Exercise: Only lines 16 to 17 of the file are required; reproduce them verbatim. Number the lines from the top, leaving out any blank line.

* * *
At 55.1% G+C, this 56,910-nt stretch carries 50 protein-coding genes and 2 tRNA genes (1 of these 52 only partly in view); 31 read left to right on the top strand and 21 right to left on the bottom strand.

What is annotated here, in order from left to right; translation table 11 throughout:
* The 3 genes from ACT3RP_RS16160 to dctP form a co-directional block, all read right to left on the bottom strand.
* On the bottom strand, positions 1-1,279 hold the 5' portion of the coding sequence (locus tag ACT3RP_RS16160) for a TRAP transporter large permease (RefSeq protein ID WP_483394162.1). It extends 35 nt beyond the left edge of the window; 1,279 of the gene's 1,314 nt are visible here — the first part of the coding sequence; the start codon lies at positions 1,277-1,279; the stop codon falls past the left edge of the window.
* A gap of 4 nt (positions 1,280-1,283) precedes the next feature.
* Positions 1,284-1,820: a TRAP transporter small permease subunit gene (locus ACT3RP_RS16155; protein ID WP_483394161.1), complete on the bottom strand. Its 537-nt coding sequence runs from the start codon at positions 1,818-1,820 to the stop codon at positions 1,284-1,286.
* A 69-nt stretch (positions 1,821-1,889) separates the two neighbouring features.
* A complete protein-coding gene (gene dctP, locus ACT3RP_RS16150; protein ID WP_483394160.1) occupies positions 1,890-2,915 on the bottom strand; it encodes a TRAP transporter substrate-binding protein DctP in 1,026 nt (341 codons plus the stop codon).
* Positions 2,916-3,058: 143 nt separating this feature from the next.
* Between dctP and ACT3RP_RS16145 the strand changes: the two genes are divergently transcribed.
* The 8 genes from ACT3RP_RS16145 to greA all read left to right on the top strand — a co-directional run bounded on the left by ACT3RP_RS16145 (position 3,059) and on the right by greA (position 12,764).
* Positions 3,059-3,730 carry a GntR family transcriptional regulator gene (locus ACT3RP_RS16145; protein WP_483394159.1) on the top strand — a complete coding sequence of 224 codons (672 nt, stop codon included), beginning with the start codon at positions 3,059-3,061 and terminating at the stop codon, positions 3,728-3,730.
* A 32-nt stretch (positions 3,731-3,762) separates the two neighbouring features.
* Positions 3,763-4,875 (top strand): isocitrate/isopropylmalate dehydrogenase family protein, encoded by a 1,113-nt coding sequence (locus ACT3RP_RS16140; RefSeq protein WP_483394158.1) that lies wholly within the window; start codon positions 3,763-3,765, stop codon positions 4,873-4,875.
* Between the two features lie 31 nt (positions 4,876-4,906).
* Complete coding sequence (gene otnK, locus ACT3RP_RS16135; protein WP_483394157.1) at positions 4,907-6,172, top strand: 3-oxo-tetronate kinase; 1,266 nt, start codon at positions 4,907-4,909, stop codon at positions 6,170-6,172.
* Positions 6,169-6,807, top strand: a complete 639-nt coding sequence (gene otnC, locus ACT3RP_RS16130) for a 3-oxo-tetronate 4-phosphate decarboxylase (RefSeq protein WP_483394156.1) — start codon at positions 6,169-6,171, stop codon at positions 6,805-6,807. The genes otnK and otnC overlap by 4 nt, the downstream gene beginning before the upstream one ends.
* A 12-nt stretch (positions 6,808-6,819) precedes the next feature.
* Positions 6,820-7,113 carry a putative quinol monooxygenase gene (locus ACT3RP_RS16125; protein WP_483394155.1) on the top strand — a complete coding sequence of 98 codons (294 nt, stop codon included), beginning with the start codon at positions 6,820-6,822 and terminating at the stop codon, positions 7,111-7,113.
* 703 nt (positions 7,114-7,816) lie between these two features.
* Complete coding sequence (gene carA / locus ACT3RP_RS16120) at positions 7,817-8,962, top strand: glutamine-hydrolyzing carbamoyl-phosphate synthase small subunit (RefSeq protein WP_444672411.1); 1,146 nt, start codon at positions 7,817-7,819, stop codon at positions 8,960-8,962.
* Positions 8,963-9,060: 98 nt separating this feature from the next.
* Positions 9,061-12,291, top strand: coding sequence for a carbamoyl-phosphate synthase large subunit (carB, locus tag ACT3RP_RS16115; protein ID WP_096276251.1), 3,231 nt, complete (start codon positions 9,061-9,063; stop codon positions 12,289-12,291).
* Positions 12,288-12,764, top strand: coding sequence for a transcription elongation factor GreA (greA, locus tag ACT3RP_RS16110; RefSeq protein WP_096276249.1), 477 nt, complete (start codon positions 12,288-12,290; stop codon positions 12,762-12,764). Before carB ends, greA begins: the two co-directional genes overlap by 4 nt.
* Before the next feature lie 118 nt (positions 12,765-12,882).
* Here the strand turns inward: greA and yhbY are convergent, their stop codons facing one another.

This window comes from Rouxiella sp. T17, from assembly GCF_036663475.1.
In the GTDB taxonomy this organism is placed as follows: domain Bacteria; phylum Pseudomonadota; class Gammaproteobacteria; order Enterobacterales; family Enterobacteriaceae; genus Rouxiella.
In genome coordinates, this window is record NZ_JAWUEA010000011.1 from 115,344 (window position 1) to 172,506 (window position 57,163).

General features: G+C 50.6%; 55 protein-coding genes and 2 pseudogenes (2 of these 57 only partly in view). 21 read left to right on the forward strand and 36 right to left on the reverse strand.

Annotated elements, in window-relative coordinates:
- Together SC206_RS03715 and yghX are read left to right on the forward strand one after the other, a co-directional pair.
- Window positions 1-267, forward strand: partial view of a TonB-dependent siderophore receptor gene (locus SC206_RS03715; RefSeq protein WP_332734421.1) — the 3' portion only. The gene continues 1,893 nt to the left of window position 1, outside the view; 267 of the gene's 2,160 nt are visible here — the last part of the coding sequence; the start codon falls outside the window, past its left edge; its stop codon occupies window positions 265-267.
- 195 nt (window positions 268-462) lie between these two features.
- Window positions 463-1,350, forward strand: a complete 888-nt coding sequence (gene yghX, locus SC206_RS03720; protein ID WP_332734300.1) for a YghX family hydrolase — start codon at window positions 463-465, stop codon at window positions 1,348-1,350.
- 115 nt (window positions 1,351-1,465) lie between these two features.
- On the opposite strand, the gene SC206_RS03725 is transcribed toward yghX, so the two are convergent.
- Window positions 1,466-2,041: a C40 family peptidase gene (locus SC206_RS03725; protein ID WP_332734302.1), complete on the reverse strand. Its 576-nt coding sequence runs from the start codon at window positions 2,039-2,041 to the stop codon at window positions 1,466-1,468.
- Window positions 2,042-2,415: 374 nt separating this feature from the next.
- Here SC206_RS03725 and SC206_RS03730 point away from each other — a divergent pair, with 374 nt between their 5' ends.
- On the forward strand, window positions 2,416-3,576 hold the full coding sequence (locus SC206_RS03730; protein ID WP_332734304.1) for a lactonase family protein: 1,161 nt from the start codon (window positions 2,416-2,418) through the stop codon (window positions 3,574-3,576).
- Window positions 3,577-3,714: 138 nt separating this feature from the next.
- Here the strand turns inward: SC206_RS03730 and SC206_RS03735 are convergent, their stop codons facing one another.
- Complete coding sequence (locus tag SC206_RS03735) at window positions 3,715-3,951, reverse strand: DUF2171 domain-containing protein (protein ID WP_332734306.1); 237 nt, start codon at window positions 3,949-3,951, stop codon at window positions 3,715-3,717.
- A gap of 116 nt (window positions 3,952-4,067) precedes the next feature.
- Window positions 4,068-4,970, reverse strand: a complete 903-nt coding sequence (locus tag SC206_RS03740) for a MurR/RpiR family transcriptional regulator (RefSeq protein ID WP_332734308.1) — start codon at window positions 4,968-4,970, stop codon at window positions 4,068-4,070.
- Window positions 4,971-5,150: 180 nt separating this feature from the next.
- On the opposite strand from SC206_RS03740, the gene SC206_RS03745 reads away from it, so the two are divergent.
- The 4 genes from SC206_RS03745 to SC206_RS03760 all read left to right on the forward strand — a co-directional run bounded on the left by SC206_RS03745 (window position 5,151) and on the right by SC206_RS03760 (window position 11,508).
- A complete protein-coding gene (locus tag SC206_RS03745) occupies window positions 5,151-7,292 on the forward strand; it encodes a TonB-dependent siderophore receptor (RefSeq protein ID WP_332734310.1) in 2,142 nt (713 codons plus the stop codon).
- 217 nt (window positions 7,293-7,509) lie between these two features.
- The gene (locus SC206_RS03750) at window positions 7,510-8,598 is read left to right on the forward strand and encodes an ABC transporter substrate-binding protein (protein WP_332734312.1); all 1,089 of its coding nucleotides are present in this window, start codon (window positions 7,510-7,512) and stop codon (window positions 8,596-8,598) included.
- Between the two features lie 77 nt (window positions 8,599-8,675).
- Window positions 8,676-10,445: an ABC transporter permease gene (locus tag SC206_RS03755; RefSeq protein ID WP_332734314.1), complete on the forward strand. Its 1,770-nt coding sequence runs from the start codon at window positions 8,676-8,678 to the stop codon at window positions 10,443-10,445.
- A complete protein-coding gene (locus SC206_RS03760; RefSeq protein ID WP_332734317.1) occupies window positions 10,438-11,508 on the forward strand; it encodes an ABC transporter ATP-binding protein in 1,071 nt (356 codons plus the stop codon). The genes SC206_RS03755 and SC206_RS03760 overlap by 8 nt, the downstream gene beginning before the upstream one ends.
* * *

* Complete coding sequence (gene otnK, locus ACT3RP_RS16135; protein WP_483394157.1) at positions 4,907-6,172, top strand: 3-oxo-tetronate kinase; 1,266 nt, start codon at positions 4,907-4,909, stop codon at positions 6,170-6,172.
* Positions 6,169-6,807, top strand: a complete 639-nt coding sequence (gene otnC, locus ACT3RP_RS16130) for a 3-oxo-tetronate 4-phosphate decarboxylase (RefSeq protein WP_483394156.1) — start codon at positions 6,169-6,171, stop codon at positions 6,805-6,807. The genes otnK and otnC overlap by 4 nt, the downstream gene beginning before the upstream one ends.